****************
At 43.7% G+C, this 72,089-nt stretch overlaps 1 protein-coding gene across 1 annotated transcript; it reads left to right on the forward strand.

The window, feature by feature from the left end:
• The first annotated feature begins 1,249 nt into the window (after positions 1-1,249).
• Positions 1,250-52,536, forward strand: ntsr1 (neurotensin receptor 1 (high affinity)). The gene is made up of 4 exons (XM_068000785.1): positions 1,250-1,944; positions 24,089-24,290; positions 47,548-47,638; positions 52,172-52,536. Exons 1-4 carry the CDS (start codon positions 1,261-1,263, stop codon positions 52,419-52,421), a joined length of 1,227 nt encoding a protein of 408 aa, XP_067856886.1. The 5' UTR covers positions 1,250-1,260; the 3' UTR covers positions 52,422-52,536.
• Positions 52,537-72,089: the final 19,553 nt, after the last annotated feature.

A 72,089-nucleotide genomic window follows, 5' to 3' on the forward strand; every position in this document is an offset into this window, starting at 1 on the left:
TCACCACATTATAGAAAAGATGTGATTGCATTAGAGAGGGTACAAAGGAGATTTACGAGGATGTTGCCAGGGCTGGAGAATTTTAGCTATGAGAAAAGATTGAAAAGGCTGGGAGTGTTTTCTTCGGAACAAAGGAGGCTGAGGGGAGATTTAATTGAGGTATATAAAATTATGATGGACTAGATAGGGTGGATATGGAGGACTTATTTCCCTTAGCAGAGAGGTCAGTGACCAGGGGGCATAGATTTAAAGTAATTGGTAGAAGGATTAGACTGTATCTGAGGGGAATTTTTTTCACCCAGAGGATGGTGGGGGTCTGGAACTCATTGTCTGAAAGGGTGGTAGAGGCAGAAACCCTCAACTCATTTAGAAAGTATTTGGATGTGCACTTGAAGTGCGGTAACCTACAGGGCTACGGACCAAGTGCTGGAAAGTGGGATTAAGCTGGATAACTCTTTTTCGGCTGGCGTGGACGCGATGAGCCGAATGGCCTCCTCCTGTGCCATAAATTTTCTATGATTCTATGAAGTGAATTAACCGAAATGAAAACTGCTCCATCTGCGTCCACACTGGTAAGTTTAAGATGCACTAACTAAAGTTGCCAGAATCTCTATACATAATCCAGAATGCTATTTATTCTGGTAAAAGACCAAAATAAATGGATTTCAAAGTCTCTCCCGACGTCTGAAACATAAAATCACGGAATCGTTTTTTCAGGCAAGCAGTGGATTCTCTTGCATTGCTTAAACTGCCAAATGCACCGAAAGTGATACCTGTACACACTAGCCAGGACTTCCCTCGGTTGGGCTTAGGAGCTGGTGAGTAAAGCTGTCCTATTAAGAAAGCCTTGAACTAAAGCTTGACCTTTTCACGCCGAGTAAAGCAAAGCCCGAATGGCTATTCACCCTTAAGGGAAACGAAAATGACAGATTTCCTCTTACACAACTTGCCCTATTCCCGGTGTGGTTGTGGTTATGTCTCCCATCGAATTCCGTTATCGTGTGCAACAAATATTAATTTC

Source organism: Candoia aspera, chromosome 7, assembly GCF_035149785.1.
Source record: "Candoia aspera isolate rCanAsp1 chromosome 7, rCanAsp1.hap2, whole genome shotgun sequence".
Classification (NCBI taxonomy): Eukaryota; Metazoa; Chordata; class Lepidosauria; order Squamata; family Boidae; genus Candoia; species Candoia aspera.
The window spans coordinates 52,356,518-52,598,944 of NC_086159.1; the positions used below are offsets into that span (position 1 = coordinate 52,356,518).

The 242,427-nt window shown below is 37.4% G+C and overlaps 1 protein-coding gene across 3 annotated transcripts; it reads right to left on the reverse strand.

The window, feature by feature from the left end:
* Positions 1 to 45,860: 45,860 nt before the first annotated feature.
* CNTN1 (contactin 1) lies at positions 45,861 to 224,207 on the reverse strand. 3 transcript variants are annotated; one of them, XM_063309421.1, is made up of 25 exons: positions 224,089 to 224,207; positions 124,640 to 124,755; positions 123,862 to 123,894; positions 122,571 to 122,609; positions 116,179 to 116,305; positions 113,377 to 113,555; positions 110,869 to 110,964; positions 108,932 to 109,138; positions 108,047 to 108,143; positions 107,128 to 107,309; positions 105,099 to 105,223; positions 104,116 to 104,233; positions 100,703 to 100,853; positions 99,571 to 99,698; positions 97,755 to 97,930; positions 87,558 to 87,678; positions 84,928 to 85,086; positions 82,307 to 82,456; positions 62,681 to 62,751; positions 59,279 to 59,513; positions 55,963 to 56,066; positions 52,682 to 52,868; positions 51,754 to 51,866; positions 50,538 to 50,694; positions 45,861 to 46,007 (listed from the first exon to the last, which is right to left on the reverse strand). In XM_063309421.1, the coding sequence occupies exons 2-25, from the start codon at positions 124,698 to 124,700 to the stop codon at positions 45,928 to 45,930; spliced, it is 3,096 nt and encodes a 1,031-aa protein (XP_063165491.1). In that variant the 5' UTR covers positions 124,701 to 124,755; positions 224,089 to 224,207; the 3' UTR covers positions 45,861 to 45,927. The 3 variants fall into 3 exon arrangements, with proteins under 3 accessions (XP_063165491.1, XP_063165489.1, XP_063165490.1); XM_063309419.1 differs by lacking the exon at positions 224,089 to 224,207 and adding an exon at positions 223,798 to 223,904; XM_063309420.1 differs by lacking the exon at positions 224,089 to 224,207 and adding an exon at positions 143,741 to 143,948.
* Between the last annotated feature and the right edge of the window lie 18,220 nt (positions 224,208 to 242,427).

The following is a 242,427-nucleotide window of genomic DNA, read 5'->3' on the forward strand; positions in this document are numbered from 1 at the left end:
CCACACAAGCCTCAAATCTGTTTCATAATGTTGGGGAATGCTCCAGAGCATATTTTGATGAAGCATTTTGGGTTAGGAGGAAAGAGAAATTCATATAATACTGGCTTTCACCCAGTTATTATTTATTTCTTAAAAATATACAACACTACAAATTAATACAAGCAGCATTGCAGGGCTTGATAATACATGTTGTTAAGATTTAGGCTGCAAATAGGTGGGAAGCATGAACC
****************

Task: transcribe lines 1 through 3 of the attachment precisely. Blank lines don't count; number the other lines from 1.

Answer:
At 43.7% G+C, this 72,089-nt stretch overlaps 1 protein-coding gene across 1 annotated transcript; it reads left to right on the forward strand.

The window, feature by feature from the left end:
• The first annotated feature begins 1,249 nt into the window (after positions 1-1,249).